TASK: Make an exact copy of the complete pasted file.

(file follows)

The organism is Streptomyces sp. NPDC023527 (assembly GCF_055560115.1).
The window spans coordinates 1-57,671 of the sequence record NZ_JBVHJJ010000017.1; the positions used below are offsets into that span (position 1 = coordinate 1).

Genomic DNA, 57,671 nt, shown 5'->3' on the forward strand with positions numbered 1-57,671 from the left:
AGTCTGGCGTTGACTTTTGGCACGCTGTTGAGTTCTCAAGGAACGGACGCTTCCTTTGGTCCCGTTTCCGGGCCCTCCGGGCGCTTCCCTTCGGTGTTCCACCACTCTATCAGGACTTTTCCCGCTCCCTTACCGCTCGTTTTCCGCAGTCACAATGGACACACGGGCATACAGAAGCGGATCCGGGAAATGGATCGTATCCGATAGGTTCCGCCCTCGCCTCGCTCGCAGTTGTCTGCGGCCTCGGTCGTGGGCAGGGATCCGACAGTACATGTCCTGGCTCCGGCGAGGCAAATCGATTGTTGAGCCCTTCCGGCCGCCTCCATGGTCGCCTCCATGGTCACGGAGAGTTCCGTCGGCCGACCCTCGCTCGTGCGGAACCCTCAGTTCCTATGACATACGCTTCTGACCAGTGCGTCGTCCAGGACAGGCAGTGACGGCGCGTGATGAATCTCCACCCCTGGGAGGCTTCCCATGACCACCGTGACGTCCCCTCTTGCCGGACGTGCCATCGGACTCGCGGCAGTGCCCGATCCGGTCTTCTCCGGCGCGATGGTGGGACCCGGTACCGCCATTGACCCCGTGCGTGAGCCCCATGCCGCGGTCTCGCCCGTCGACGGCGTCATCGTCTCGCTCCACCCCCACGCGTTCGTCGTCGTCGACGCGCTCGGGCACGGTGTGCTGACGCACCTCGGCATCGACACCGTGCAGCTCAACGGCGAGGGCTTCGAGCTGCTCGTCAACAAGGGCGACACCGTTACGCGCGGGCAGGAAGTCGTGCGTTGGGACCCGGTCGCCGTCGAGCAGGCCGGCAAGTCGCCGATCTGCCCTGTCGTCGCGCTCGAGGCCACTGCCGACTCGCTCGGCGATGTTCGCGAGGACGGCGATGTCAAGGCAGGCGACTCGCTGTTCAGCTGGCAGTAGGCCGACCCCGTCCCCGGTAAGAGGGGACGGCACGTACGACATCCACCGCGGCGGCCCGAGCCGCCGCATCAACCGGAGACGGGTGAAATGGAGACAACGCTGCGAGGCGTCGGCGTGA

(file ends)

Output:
The organism is Streptomyces sp. NPDC023527 (assembly GCF_055560115.1).
The window spans coordinates 1-57,671 of the sequence record NZ_JBVHJJ010000017.1; the positions used below are offsets into that span (position 1 = coordinate 1).

Genomic DNA, 57,671 nt, shown 5'->3' on the forward strand with positions numbered 1-57,671 from the left:
AGTCTGGCGTTGACTTTTGGCACGCTGTTGAGTTCTCAAGGAACGGACGCTTCCTTTGGTCCCGTTTCCGGGCCCTCCGGGCGCTTCCCTTCGGTGTTCCACCACTCTATCAGGACTTTTCCCGCTCCCTTACCGCTCGTTTTCCGCAGTCACAATGGACACACGGGCATACAGAAGCGGATCCGGGAAATGGATCGTATCCGATAGGTTCCGCCCTCGCCTCGCTCGCAGTTGTCTGCGGCCTCGGTCGTGGGCAGGGATCCGACAGTACATGTCCTGGCTCCGGCGAGGCAAATCGATTGTTGAGCCCTTCCGGCCGCCTCCATGGTCGCCTCCATGGTCACGGAGAGTTCCGTCGGCCGACCCTCGCTCGTGCGGAACCCTCAGTTCCTATGACATACGCTTCTGACCAGTGCGTCGTCCAGGACAGGCAGTGACGGCGCGTGATGAATCTCCACCCCTGGGAGGCTTCCCATGACCACCGTGACGTCCCCTCTTGCCGGACGTGCCATCGGACTCGCGGCAGTGCCCGATCCGGTCTTCTCCGGCGCGATGGTGGGACCCGGTACCGCCATTGACCCCGTGCGTGAGCCCCATGCCGCGGTCTCGCCCGTCGACGGCGTCATCGTCTCGCTCCACCCCCACGCGTTCGTCGTCGTCGACGCGCTCGGGCACGGTGTGCTGACGCACCTCGGCATCGACACCGTGCAGCTCAACGGCGAGGGCTTCGAGCTGCTCGTCAACAAGGGCGACACCGTTACGCGCGGGCAGGAAGTCGTGCGTTGGGACCCGGTCGCCGTCGAGCAGGCCGGCAAGTCGCCGATCTGCCCTGTCGTCGCGCTCGAGGCCACTGCCGACTCGCTCGGCGATGTTCGCGAGGACGGCGATGTCAAGGCAGGCGACTCGCTGTTCAGCTGGCAGTAGGCCGACCCCGTCCCCGGTAAGAGGGGACGGCACGTACGACATCCACCGCGGCGGCCCGAGCCGCCGCATCAACCGGAGACGGGTGAAATGGAGACAACGCTGCGAGGCGTCGGCGTGA